And, along with the Choctaws came something else. . RAIN! These heavy rains came and stayed, flooding the Mississippi, St. Francis, White, Arkansas and Big Fork (Ouachita) Rivers, turning the river valleys into quagmires.
A quick conference between George Gaines and his principal removal agents revealed that the floods would make the roads impassable so that there was no way the Choctaws could be taken west from the Mississippi by wagon as originally planned. This left only one alternative - to make the removal by steamboat. With the government having already cancelled its order for such boats, the Choctaws had to wait while new boats were rounded up. Finally, Gaines and his crew were able to round up five steamboats, the Walter Scott, the Brandywine, the Reindeer, the Talma and the Cleopatra, the latter three being smaller steamers with less passenger capacity. And, while the boats gathered, the Choctaws had to wait outside Memphis and Vicksburg. They soon ate up all of the available rations, as Gaines had anticipated a Nov. 1 start and had not furnished any additional food for contingencies.
Already uneasy with “all those injuns” camped just outside of town, residents of Vicksburg and Memphis soon found themselves facing food shortages and battling profiteers for the available foodstuffs. To make matters worse, as the steamers began to gather, one of the two larger boats, the Brandywine, caught fire while moored at Memphis and was so badly damaged that it could not be used in the operation. This left the Reindeer and Walter Scott available at Memphis and the Talma and Cleopatra available at Vicksburg.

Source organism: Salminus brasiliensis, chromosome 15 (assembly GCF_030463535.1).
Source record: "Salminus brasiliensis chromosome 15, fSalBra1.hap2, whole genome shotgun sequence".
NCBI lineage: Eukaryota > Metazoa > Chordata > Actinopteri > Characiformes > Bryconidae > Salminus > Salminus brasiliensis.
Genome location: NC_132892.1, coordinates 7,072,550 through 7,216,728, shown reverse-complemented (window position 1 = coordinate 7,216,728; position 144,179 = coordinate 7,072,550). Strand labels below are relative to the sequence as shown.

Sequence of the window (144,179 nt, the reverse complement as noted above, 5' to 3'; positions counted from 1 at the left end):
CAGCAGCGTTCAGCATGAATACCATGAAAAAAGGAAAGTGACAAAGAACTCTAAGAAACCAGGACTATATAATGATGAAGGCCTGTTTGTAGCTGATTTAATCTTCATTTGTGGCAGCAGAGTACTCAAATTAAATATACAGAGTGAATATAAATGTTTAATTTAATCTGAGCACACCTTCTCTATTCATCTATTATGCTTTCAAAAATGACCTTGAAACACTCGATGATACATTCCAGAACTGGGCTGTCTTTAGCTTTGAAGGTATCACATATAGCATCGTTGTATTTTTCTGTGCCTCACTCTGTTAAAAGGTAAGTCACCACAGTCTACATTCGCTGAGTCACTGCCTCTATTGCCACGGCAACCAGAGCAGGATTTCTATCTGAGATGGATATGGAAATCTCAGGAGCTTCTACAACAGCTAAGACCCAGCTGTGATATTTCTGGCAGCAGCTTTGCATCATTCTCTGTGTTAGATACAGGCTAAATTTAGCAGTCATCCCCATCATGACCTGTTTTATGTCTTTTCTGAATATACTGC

The 300 Choctaws who had “taken the bait” on the offer to walk were ferried across the Mississippi on the Reindeer, and there turned over to the guides who would lead them to the new land. George Gaines and his agents determined that the Choctaws at Memphis would be taken by steamboat up the Arkansas River to Little Rock or Fort Smith, and from there by wagon on into their new territory. And, the Choctaws waiting at Vicksburg would be taken down the Mississippi to the Red River, up the Red to Big Fork (Ouachita) and up that river to Ecore a’ Fabre (which by this time was also beginning to be known as John Camden’s Post and would later become Camden, Ark.) and hauled by wagon from there to Fort Towson.
There were approximately 2,000 Choctaws at Memphis. Sometime in mid November they were crammed aboard the Walter Scott and Reindeer and dispatched up the Arkansas River toward their new homeland. But, at Arkansas Post, which was only about 60 miles up the Arkansas from the Mississippi, the Army halted the steam-boats, said they needed them to transport a new detachment to Fort Smith, and unloaded all of the Choctaws.